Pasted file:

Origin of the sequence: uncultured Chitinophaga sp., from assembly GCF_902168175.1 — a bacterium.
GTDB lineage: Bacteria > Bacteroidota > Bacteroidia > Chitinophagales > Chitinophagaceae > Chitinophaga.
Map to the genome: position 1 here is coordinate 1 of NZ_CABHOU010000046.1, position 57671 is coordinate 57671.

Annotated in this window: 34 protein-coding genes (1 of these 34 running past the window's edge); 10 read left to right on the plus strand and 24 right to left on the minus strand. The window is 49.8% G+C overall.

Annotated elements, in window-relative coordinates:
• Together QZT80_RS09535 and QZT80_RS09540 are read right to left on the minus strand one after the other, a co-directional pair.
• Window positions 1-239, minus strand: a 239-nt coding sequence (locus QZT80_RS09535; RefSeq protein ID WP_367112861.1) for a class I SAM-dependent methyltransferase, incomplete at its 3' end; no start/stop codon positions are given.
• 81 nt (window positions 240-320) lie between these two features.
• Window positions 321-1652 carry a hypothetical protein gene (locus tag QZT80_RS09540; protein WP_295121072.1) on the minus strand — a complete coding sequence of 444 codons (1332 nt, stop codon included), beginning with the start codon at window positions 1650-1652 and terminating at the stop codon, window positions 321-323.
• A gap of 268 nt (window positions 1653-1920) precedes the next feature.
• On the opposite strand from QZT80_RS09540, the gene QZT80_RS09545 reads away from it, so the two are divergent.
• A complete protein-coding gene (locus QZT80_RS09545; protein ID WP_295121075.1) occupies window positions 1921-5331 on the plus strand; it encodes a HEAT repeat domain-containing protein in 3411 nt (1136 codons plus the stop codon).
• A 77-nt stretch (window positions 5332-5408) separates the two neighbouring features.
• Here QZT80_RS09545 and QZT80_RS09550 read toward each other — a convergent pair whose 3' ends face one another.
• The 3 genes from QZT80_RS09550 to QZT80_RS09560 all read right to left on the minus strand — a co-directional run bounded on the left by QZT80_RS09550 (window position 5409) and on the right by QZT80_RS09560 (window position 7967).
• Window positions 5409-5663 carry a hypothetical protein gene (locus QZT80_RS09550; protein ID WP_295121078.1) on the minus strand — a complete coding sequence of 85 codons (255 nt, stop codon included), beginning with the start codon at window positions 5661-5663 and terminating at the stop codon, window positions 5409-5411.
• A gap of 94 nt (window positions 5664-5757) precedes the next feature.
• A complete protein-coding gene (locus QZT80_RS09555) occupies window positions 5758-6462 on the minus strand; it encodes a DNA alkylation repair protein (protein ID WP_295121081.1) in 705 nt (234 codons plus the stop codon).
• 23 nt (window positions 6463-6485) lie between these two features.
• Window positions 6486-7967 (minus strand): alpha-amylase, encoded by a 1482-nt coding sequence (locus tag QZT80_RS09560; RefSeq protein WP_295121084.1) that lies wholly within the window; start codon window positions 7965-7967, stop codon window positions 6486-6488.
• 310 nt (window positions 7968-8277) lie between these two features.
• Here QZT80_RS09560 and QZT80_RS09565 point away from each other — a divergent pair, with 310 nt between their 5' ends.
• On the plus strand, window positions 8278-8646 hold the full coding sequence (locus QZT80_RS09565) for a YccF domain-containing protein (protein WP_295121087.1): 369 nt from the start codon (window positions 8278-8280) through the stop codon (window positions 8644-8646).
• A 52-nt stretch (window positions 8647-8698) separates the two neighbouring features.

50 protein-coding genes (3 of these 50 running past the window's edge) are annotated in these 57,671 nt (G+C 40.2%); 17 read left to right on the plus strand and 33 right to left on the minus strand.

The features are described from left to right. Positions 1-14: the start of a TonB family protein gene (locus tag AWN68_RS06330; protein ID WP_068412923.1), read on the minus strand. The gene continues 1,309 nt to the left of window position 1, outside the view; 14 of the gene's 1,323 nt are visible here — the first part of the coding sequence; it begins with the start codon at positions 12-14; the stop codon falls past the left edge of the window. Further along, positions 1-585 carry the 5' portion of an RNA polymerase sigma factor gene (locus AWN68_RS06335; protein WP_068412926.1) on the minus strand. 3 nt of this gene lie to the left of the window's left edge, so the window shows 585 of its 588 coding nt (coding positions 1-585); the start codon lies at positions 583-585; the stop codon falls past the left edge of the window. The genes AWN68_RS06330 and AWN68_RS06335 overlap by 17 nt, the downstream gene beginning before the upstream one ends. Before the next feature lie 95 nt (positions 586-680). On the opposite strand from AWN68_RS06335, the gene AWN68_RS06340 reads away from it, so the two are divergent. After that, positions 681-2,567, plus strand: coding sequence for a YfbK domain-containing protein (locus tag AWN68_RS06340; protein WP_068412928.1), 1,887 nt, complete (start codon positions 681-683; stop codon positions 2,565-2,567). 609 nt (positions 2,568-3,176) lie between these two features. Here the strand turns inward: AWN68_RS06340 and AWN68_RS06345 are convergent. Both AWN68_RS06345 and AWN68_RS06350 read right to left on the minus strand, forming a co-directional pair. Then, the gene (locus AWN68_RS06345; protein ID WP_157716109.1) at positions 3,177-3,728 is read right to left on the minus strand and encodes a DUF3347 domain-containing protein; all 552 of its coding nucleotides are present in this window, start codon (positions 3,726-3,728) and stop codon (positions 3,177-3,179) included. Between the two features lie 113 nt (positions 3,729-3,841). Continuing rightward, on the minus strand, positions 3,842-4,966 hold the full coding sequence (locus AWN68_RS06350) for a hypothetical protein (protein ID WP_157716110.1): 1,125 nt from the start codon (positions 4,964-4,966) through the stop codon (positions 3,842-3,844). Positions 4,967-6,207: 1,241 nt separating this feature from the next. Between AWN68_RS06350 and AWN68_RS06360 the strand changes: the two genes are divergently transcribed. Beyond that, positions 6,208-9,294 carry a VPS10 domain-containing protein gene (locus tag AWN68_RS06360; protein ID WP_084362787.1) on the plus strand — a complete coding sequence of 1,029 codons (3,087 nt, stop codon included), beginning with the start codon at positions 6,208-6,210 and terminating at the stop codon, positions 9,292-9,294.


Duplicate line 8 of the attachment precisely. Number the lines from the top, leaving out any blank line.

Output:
• 81 nt (window positions 240-320) lie between these two features.